Pebble the cockatoo was unhappy and letting the world know about it. Pacing up and down on the top of her cage, shaking her head angrily with her formidable crest raised, and gesturing with her wings, she let out a stream of words that were definitely English and not cockatoo. She sounded like Daisy Duck in an R-rated movie.
Her patient owner tried to calm her down, but Pebble was having none of it. Instead, she just seemed to get angrier.
“Oh, Pebble, come here,” her owner said in a conciliatory tone.
“Bleep, bleep, bleep,” Pebble said.
Then her owner tried shaming. “Some people don’t like to listen to that kind of talk,” he said.
“Bleep, bleep, bleep, bleep,” Pebble replied.
The owner gave affection a try, cooing, “Sweetheart…” Pebbles answered with something like “Sweetheart this!”
Would flattery work? The owner told Pebble, “You’re so beautiful, how can you talk like that?” But Pebble managed with several more bleeps. The owner said sadly, “You don’t care what I think.” By this time, Pebble was calming down or maybe just wearing out.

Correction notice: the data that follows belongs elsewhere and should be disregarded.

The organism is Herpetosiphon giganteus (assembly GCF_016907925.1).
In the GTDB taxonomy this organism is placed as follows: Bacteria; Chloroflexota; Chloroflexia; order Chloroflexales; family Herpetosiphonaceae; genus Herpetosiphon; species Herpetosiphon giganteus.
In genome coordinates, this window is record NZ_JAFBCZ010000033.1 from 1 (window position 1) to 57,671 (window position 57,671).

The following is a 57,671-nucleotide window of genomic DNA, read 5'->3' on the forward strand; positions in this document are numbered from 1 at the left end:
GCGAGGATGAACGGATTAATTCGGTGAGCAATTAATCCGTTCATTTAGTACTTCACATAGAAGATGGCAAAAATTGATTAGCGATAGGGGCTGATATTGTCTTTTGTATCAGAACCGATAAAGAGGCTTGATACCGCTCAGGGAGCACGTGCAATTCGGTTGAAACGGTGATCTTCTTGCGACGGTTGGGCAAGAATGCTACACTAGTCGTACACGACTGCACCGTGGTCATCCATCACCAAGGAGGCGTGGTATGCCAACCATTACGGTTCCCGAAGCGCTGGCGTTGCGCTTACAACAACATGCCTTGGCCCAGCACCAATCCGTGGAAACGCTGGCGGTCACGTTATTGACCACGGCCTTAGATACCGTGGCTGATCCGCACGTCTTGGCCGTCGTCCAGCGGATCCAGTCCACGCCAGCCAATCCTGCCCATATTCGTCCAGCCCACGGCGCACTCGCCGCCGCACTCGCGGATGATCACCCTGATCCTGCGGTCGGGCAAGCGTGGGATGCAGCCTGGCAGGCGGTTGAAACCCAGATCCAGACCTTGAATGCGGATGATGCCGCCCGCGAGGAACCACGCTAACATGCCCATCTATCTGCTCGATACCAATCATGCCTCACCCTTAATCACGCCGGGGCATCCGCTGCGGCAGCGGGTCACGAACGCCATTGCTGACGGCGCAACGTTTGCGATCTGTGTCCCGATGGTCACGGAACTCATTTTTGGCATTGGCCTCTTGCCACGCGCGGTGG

But the choleric cockatoo wasn’t done yet. She got a second wind and had at it again. After the bleepstorm, her owner remarked, “I sure hope you’re not like this tomorrow.” Apparently, the minister was coming over.
Finally, Pebble’s crest lay back, her pacing slowed, and her bleeps fell with less gusto. “We love you,” her owner assured her. It looked like love would win out, and reconciliation was just around the corner.
What made Pebble fly off the handle? The cockatoo shares her space with a lot of other birds. Maybe jealousy led her to exhibit her very fowl language.